Government spokesmen who assure us that there’s never been a case of Mad Cow Disease in the United States have ignored the fact that a similar disease, Chronic Wasting Disease (CWD), has infected large parts of the deer and elk population and 3 U.S. hunters are known to have died from it.
Wyoming veterinarian Tom Thorn says, “What we watch for in an affected deer is kind of a hollow look in their eyes, theydrink a lot. They don’t eat very much.” The deer waste away from not eating, which is why the affliction is known asChronic Wasting Disease. As CWD destroys the animals’ brains, they lose their fear of humans, making them more likely to be hunted. An infected animal can look normal in the early stages of the disease.
CWD was first noticed in Colorado in 1967. Mike Miller, of the Colorado Division of Wildlife, says, “What we are seeingis an epidemic occurring in slow motion.” Scientists say CWD is slowing spreading among wild deer and elk in Montana,Nebraska, Wyoming and Colorado, where at least 15 percent of the herds are infected.
Hunters are advised to wear gloves when touching animal carcasses, and to avoid eating the parts of the animal where the disease is concentrated: the brain, spinal column, lymph nodes, tonsils, spleen and bone marrow.
Drastic measures were taken when CWD turned up in Montana. Elk on game farms were killed and their bodies wereincinerated. Deer were hunted by helicopter, and their carcasses were tested for the disease.
In Colorado, the hunting season was extended so that more diseased deer would be killed. Hunters in some parts of thestate are required to drop off deer heads for testing. Wildlife officials insist that as long as hunters are informedabout CWD, the disease is not a threat to human health.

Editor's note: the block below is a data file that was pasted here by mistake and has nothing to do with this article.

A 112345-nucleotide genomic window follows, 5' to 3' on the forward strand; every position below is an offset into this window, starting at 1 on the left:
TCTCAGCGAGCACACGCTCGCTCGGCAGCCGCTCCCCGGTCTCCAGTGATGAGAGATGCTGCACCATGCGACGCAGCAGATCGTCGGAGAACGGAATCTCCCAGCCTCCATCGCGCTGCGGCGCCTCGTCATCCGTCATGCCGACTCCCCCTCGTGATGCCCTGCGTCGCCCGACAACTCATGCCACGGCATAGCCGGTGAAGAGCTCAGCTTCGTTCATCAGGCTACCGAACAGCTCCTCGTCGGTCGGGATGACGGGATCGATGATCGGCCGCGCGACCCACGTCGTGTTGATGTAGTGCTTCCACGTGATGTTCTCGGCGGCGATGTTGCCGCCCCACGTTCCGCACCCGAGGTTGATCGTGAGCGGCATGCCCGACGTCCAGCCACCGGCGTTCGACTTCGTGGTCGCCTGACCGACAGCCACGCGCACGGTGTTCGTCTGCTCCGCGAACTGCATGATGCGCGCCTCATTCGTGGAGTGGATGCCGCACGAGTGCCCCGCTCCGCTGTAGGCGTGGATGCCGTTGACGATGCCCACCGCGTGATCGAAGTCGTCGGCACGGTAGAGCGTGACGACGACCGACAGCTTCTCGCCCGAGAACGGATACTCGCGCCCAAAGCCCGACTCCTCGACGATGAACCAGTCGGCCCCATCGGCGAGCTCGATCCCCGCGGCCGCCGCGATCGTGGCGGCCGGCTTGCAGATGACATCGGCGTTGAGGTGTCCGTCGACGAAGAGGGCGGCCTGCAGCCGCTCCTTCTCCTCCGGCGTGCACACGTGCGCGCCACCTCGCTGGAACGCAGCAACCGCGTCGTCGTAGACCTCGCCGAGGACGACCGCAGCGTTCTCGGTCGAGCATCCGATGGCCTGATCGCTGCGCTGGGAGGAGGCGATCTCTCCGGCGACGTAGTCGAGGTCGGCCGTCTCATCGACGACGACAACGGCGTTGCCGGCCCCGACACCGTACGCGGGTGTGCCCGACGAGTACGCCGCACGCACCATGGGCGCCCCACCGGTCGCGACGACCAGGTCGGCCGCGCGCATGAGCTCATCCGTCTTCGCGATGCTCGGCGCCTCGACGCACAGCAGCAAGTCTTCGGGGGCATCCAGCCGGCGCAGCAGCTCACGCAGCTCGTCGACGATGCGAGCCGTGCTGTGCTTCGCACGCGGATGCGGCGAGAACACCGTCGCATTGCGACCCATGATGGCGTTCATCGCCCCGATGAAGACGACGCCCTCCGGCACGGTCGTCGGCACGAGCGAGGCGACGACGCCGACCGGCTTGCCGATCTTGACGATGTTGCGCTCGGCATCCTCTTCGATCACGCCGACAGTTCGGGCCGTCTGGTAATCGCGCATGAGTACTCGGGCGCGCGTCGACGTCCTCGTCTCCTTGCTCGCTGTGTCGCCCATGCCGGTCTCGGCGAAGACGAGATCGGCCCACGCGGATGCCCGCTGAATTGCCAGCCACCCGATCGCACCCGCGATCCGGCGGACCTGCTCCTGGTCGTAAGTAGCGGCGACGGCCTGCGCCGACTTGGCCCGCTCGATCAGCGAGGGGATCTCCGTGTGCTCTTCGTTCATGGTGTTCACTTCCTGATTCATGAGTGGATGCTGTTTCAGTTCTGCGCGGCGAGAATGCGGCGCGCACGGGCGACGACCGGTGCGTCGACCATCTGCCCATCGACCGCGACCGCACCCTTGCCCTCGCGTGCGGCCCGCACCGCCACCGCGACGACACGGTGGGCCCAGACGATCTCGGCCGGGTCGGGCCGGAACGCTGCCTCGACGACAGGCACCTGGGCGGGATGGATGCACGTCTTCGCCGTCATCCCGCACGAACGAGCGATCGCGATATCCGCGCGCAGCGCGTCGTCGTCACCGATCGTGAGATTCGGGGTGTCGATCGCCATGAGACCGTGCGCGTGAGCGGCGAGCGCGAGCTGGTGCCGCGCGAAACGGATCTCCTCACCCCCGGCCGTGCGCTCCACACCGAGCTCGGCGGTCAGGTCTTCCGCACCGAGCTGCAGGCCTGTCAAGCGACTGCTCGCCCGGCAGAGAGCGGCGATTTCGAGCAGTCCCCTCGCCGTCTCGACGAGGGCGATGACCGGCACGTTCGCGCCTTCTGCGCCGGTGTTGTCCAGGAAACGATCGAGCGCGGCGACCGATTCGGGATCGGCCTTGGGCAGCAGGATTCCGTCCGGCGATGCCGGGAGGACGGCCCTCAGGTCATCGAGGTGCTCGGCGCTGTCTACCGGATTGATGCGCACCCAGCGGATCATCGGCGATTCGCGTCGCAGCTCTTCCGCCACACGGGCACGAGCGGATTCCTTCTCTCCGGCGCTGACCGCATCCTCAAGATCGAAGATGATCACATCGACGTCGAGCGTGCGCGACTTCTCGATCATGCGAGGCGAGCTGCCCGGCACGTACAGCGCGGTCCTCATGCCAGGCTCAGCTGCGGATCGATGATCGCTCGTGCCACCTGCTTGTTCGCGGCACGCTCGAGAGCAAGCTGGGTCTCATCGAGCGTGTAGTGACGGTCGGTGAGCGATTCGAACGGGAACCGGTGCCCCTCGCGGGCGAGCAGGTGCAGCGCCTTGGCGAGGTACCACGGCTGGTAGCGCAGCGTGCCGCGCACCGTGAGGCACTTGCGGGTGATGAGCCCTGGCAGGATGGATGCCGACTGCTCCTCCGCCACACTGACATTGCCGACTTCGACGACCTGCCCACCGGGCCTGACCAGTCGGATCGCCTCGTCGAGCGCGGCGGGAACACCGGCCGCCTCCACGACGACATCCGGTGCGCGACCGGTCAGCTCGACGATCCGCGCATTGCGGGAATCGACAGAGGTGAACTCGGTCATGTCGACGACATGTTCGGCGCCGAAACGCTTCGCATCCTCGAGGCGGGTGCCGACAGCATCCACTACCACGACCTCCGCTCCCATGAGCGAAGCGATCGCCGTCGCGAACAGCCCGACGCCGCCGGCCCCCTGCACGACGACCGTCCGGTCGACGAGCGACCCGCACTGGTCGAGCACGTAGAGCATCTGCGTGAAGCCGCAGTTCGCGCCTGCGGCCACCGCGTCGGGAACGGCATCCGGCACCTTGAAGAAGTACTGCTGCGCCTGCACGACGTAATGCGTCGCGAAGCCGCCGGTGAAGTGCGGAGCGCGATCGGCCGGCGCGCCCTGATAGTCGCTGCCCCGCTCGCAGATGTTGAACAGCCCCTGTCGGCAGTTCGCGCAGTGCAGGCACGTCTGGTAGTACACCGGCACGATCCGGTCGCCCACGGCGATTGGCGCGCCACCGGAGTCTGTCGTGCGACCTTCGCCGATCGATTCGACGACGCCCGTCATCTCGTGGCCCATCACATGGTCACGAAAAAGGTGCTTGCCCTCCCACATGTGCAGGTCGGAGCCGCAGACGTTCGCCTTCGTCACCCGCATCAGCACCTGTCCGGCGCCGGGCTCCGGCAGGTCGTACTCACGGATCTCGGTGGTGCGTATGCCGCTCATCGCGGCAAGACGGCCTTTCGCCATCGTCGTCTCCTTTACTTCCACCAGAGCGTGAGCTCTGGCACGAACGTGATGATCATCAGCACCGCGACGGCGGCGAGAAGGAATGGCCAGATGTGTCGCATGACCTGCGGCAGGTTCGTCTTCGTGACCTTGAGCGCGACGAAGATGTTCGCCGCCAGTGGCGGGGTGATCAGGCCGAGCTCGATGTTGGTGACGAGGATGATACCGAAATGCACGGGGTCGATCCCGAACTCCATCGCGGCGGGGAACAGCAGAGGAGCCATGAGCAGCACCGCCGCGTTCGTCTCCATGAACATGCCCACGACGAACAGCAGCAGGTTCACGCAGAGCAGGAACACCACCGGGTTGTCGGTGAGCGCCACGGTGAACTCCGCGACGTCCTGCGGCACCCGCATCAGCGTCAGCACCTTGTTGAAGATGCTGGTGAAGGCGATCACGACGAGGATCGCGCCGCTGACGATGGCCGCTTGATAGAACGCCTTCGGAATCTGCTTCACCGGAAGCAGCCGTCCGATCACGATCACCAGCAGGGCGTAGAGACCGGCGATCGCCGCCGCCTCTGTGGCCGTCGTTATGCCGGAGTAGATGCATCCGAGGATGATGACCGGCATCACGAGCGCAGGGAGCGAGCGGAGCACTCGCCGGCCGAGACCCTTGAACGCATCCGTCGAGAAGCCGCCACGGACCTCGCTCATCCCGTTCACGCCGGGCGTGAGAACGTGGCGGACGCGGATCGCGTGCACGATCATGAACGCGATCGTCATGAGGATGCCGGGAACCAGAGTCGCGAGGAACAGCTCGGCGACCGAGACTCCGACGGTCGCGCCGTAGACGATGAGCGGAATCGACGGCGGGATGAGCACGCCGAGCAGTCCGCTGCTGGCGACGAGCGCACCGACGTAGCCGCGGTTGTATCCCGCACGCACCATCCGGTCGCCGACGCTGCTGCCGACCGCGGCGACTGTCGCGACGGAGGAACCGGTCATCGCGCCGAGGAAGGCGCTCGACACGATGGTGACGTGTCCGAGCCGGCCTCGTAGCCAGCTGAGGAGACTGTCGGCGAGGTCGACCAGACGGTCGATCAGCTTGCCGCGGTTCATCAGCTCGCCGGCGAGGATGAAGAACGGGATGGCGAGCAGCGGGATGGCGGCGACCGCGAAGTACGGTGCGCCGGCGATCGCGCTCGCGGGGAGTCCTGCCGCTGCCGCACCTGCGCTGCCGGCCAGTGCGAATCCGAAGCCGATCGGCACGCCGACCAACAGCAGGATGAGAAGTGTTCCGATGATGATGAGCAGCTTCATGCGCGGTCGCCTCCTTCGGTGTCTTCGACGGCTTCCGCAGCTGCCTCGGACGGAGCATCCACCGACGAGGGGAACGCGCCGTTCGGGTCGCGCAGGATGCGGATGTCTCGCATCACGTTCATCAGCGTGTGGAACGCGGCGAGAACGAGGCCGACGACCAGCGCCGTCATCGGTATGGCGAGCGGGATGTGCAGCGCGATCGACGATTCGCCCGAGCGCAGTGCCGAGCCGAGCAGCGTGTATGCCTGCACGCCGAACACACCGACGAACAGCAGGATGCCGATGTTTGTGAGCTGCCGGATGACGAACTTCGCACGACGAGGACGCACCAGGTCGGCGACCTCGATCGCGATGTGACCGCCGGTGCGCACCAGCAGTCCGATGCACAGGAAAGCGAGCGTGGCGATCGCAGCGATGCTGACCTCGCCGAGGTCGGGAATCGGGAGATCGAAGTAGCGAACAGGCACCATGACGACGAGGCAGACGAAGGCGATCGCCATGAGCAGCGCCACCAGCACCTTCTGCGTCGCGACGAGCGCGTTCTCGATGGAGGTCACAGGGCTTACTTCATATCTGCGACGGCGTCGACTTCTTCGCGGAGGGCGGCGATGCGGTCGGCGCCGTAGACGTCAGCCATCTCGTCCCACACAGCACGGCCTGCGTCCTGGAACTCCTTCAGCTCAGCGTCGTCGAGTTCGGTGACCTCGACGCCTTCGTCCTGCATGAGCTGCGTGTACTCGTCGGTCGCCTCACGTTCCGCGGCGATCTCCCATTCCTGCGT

Tom Thorn says, “You cannot say with 100 percent certainty that it won’t transmit to people, but there is no evidencethat it will transmit to people.”
Chris Melani, a hunter who lives in Colorado, shot a deer recently, and brought the head in for testing. He was told hewould be notified in 3 weeks if his deer was diseased.
“I didn’t get a notice, so I figured everything was OK with the deer. We started eating it,” he said. He and hispregnant wife also sold some of the meat to a local sausage maker, who then sold it to other customers. The Melani’salso gave sausages to their family for Christmas.
Two months later, Melani received a notice that the deer head he had brought in showed signs of CWD. “I was shocked when I started reading it,” he said. “What’s done is done. You just go on with your life and hope it’s healthy.”
An Oklahoma hunter named Jay Whitlock developed a brain disorder similar to CWD and Mad Cow Disease at the age of 27, that left him unable to move or speak. He died in 1996.
His case, and 2 others, were discussed at a recent government meeting on Chronic Wasting Disease. Although all the victims ate deer meat, their deaths cannot be directly traced to CWD. Whitlock’s widow, Julie, says, “They said we’llprobably never know actually how Jay did get it.”
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